In the 1800s, grizzlies were pushed into the higher elevations to make way for sheep and cattle. ©Henry H. Holdsworth

When Lewis and Clark were exploring the West in 1805, it’s estimated that 50,000 to 100,000 grizzly bears roamed the Great Plains. But by the late 1800s, as the West was getting settled, large animals were “cleared away” to make room for homesteading, mining and ranching. Within a hundred years, the grizzly bear’s range had been reduced by 99 percent in the Lower 48 states, according to the U.S. Geological Survey.

But since 1975, when grizzly bears were placed on the federal endangered species list, their numbers have rebounded from less than 200 to an estimated 1,400 today, 600 of which live in the Greater Yellowstone area.

Those statistics are why some are now calling for grizzlies to be delisted from their federal “threatened” status in the Yellowstone Ecosystem by early 2014. States would take over managing their grizzly bear populations—and management usually involves some form of hunting.

Since 1975, grizzly bear numbers have risen from less than 200 to an estimated 1,400 today. About 600 of them live in the Greater Yellowstone area. ©Chris Heald, flickr

But is using an animal’s increased numbers reason enough to delist it and remove some of its strongest protections?

Numerous bears moving in

When grizzly bears (Ursus arctos horribilis) were being systematically wiped out in the West, they began to move farther and farther away from humans, up into the higher elevations. Once they received federal protections, they were also boxed into designated “recovery zones,” areas of federally protected land in the northern Rockies.

For the past several decades, the grizzly population has been increasing by about 3 percent per year in northwestern Montana. Farther south, in and around Yellowstone National Park, numbers have stabilized. That means that the bears in both regions are now numerous enough that they are expanding out of the overcrowded Rocky Mountains onto flat land; they are rediscovering their natural habitats in river bottoms and breaks 250 miles east of the mountains.

Grizzlies are coming down from the rugged mountains and remote forests into riverine habitats. ©John T. Andrews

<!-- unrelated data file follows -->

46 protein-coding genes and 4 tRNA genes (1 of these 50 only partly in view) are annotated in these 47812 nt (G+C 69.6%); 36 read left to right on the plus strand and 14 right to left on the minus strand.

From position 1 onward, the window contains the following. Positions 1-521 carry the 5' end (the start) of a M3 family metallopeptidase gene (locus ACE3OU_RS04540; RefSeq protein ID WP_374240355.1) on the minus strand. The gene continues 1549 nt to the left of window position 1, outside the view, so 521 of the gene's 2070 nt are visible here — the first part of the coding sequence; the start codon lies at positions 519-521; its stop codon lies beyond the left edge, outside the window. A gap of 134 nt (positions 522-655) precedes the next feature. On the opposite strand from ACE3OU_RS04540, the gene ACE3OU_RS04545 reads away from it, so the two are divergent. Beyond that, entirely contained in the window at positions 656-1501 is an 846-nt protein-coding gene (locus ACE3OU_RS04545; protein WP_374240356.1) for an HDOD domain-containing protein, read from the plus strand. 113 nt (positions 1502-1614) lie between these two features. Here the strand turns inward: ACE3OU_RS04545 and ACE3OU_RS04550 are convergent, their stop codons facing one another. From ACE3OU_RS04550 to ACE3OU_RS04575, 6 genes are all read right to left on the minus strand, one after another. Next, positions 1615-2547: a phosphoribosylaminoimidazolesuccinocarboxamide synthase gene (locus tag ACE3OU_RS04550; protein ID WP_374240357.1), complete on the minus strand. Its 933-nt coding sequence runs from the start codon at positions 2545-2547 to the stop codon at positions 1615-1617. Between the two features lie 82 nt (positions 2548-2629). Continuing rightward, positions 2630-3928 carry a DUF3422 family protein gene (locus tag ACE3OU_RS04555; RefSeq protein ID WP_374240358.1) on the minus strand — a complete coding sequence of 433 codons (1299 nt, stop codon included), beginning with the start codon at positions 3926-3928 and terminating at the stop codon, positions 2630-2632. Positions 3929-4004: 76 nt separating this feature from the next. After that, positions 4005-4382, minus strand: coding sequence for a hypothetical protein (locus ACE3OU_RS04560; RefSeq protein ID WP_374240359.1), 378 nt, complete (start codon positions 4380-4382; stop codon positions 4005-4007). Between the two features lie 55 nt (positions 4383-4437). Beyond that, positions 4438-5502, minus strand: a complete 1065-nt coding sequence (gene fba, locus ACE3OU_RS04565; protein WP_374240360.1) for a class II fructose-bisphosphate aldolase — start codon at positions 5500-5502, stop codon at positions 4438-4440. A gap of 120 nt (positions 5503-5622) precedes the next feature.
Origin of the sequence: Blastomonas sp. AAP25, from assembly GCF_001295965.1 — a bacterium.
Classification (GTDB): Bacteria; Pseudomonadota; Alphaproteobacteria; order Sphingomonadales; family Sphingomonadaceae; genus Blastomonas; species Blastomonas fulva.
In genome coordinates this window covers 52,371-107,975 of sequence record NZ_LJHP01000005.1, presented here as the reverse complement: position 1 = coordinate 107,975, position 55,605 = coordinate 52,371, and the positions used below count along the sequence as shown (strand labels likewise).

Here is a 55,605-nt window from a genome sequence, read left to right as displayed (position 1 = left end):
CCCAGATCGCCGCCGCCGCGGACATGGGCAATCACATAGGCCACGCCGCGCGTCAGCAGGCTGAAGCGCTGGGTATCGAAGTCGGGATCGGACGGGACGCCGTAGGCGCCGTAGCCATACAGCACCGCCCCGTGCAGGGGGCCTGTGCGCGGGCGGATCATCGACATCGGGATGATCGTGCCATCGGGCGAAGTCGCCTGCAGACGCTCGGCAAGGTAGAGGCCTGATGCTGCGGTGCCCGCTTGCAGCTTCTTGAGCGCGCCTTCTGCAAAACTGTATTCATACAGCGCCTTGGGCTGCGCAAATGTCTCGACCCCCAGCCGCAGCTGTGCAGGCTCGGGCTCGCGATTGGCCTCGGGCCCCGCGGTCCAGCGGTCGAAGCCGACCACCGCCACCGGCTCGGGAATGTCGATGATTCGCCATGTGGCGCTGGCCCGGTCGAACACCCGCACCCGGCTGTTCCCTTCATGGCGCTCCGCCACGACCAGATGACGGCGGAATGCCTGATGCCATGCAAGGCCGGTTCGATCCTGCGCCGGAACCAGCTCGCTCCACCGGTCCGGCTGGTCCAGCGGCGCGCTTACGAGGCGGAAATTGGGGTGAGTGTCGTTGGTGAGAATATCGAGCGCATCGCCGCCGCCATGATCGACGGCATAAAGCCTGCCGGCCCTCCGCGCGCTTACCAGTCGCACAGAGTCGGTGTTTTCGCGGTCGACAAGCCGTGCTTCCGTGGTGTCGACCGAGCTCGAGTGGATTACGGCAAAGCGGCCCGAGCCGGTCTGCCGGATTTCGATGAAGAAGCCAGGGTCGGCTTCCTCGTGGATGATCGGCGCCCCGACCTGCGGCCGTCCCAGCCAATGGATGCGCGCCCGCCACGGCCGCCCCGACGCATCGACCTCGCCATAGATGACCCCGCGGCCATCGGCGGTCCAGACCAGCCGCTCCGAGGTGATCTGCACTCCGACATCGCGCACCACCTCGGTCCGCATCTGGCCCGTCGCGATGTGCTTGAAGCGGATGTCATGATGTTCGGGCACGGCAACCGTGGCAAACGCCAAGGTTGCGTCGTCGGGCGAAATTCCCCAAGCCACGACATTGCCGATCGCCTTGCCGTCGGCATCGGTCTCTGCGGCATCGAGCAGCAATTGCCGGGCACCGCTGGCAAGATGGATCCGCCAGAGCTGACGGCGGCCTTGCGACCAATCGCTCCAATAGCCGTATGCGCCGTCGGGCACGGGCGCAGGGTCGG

Some grizzlies are now spending their days sleeping in ravines where berries are plentiful; that also means they are coming closer to houses, livestock and crops. At night, they are sometimes feeding on those same crops and livestock. This results in more frequent bear-human encounters, such as when ranchers go looking for missing calves.

For 24 years, there had been no fatal grizzly attacks on humans in Yellowstone National Park. In the last three years, however, there have been four. Some ranchers and Wyoming officials argue that the bears are taking too heavy of a toll on livestock and are becoming too much of a threat to humans living near the park. They say that delisting the bears will provide states with a means to manage their grizzly populations for the welfare of their residents. In fact, Wyoming has already indicated its desire to allow hunting, citing problems with “nuisance bears.”

Numbers are only part of the story

But while grizzlies’ numbers are climbing, conservationists say that with civilization encroaching on their habitat and climate change shrinking their food supplies, the bears are still very vulnerable. Grizzlies are low-reproducers, and rising numbers can turn into another decline very quickly.

Civilization is encroaching on grizzly bear habitat, and climate change is shrinking the bears’ available food. They remain very vulnerable. ©Jeremy Covert

If grizzly bear management is turned over to the states that border Yellowstone—Idaho, Montana and Wyoming—these conservationists worry that history will repeat itself; that we will hunt the bears back down to near extinction. They also point out that concerns about bear attacks are overblown; according to the National Park Service, the chances of being injured by a bear at Yellowstone are approximately one in 2.1 million.

Too, removing grizzly bears will not just result in a decrease of their numbers. The big picture is much more complicated. Grizzlies are good for the land and for preserving biodiversity. For example, after a grizzly bear consumes the fruit of a fleshy plant, the seeds are excreted and dispersed in a germinal condition. Some studies have shown that germination success is substantially increased as a result of seeds being deposited along with nutrients in feces. This makes grizzly bears important seed distributors in their habitats. And while foraging for tree roots, plant bulbs or ground squirrels, grizzly bears stir up the soil. Soil disturbance causes nitrogen to be dug up from lower soil layers, making it more readily available in the environment. An area that contains both bear digs and undisturbed land has greater plant diversity than an area that contains just undisturbed land. And by regulating prey populations, grizzlies help prevent overgrazing in forests.

Chris Servheen, the federal grizzly bear recovery coordinator, counters that delisting won’t mean that all protections for the bears will be removed. States would still have to maintain healthy populations. If they don’t, they would lose control of managing the bears in their states.

When digging for food, bears stir up the soil, helping to preserve plant biodiversity. ©Henry H. Holdsworth

While hunting has proven to be an effective means of managing wild populations, do you think that federally delisting grizzly bears now, based on their increasing numbers, could be premature?

Here’s to finding your true places and natural habitats,